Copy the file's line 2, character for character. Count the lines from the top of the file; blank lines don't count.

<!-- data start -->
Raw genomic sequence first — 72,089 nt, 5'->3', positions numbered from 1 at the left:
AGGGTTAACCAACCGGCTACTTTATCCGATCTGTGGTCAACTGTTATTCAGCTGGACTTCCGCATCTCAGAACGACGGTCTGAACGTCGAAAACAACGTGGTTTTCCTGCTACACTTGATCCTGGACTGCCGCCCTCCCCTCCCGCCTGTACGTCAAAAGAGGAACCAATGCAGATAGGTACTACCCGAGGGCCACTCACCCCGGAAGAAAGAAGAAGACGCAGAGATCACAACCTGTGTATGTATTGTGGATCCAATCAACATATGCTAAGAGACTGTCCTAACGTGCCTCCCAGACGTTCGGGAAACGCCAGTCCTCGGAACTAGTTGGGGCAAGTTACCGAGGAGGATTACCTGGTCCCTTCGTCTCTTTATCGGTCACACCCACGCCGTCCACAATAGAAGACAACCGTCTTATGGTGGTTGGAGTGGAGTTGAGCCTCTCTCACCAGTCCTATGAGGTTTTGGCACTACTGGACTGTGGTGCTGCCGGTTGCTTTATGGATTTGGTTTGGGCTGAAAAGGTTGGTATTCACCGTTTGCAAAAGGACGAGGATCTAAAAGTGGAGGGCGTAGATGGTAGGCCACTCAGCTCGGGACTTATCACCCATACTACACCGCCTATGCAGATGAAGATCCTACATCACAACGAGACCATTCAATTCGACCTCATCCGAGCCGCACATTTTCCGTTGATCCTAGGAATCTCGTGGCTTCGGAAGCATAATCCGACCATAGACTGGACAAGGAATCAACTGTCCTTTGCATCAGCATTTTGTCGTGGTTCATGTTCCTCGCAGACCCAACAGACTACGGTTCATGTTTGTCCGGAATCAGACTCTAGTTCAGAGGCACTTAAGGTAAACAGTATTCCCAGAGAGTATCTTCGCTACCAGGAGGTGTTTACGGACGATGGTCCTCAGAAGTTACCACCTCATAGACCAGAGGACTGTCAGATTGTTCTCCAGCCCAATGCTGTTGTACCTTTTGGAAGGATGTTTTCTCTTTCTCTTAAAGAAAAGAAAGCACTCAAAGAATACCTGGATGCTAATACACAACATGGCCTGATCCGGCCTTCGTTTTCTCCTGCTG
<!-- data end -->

AGGGTTAACCAACCGGCTACTTTATCCGATCTGTGGTCAACTGTTATTCAGCTGGACTTCCGCATCTCAGAACGACGGTCTGAACGTCGAAAACAACGTGGTTTTCCTGCTACACTTGATCCTGGACTGCCGCCCTCCCCTCCCGCCTGTACGTCAAAAGAGGAACCAATGCAGATAGGTACTACCCGAGGGCCACTCACCCCGGAAGAAAGAAGAAGACGCAGAGATCACAACCTGTGTATGTATTGTGGATCCAATCAACATATGCTAAGAGACTGTCCTAACGTGCCTCCCAGACGTTCGGGAAACGCCAGTCCTCGGAACTAGTTGGGGCAAGTTACCGAGGAGGATTACCTGGTCCCTTCGTCTCTTTATCGGTCACACCCACGCCGTCCACAATAGAAGACAACCGTCTTATGGTGGTTGGAGTGGAGTTGAGCCTCTCTCACCAGTCCTATGAGGTTTTGGCACTACTGGACTGTGGTGCTGCCGGTTGCTTTATGGATTTGGTTTGGGCTGAAAAGGTTGGTATTCACCGTTTGCAAAAGGACGAGGATCTAAAAGTGGAGGGCGTAGATGGTAGGCCACTCAGCTCGGGACTTATCACCCATACTACACCGCCTATGCAGATGAAGATCCTACATCACAACGAGACCATTCAATTCGACCTCATCCGAGCCGCACATTTTCCGTTGATCCTAGGAATCTCGTGGCTTCGGAAGCATAATCCGACCATAGACTGGACAAGGAATCAACTGTCCTTTGCATCAGCATTTTGTCGTGGTTCATGTTCCTCGCAGACCCAACAGACTACGGTTCATGTTTGTCCGGAATCAGACTCTAGTTCAGAGGCACTTAAGGTAAACAGTATTCCCAGAGAGTATCTTCGCTACCAGGAGGTGTTTACGGACGATGGTCCTCAGAAGTTACCACCTCATAGACCAGAGGACTGTCAGATTGTTCTCCAGCCCAATGCTGTTGTACCTTTTGGAAGGATGTTTTCTCTTTCTCTTAAAGAAAAGAAAGCACTCAAAGAATACCTGGATGCTAATACACAACATGGCCTGATCCGGCCTTCGTTTTCTCCTGCTG